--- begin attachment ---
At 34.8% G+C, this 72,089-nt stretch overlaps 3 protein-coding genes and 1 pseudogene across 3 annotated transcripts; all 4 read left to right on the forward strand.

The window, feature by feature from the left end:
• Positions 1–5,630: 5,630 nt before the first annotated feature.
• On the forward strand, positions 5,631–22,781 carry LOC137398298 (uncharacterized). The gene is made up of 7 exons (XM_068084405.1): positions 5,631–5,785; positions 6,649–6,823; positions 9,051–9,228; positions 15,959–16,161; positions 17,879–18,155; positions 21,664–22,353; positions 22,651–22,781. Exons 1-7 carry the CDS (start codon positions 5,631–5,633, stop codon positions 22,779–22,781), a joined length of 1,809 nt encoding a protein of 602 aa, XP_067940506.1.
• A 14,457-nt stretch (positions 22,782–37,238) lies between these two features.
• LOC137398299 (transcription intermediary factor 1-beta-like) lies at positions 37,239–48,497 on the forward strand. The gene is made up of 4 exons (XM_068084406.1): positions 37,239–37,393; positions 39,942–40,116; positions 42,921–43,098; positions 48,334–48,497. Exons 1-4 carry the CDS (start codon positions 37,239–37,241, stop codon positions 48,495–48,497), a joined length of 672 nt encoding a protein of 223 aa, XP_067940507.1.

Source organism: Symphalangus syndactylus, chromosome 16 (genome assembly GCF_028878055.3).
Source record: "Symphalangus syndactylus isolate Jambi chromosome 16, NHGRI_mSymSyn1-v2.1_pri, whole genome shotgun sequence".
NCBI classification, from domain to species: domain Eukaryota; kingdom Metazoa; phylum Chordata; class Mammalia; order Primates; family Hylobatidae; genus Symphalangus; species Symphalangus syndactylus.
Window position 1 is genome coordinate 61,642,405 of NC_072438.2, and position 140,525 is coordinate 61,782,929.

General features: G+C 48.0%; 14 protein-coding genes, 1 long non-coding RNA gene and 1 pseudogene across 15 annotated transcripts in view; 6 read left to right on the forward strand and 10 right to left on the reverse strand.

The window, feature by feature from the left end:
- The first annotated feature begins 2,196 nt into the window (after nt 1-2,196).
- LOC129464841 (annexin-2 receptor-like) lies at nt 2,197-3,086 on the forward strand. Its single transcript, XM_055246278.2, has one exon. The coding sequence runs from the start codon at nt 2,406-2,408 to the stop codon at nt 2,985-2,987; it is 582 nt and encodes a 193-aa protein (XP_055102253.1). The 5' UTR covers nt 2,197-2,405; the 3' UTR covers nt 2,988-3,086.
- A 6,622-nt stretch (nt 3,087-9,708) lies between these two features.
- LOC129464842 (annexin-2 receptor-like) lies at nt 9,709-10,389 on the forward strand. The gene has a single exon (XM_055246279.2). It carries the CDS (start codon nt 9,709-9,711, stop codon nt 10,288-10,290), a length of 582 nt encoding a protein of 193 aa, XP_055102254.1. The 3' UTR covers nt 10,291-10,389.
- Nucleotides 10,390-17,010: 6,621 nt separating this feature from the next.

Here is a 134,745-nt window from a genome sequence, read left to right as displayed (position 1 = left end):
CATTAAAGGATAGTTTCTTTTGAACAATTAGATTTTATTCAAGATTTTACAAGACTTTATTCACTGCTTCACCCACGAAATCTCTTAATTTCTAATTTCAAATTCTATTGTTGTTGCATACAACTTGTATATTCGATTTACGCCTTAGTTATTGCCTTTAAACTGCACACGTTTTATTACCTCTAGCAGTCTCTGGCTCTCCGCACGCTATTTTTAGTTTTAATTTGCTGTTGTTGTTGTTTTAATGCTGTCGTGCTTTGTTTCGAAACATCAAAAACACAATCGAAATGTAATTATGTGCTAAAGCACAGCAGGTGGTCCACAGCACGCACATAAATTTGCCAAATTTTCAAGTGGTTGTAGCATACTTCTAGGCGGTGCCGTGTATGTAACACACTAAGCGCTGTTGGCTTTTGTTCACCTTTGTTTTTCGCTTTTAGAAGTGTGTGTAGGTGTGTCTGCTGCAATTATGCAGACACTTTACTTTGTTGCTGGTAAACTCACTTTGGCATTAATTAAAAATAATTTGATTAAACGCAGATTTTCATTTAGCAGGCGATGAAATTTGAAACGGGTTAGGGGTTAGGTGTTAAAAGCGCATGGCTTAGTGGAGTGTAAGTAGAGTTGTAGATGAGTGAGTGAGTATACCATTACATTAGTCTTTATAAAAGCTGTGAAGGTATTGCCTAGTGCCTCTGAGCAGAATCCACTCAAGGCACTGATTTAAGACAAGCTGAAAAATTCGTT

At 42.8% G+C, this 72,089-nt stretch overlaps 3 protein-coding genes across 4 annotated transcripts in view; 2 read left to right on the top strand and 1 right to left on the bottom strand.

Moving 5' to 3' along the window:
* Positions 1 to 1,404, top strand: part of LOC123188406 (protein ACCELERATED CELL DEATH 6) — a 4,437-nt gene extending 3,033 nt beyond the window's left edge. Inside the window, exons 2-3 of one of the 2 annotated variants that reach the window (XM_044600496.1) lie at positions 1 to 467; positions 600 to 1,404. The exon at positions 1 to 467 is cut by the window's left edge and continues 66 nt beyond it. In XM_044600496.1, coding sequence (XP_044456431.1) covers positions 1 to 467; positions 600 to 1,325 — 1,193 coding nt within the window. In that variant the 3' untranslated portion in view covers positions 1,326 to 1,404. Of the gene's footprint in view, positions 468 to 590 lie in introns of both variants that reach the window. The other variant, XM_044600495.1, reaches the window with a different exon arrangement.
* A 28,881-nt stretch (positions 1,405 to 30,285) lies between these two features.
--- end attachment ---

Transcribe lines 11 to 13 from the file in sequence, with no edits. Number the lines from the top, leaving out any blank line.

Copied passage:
General features: G+C 48.0%; 14 protein-coding genes, 1 long non-coding RNA gene and 1 pseudogene across 15 annotated transcripts in view; 6 read left to right on the forward strand and 10 right to left on the reverse strand.

The window, feature by feature from the left end:
- The first annotated feature begins 2,196 nt into the window (after nt 1-2,196).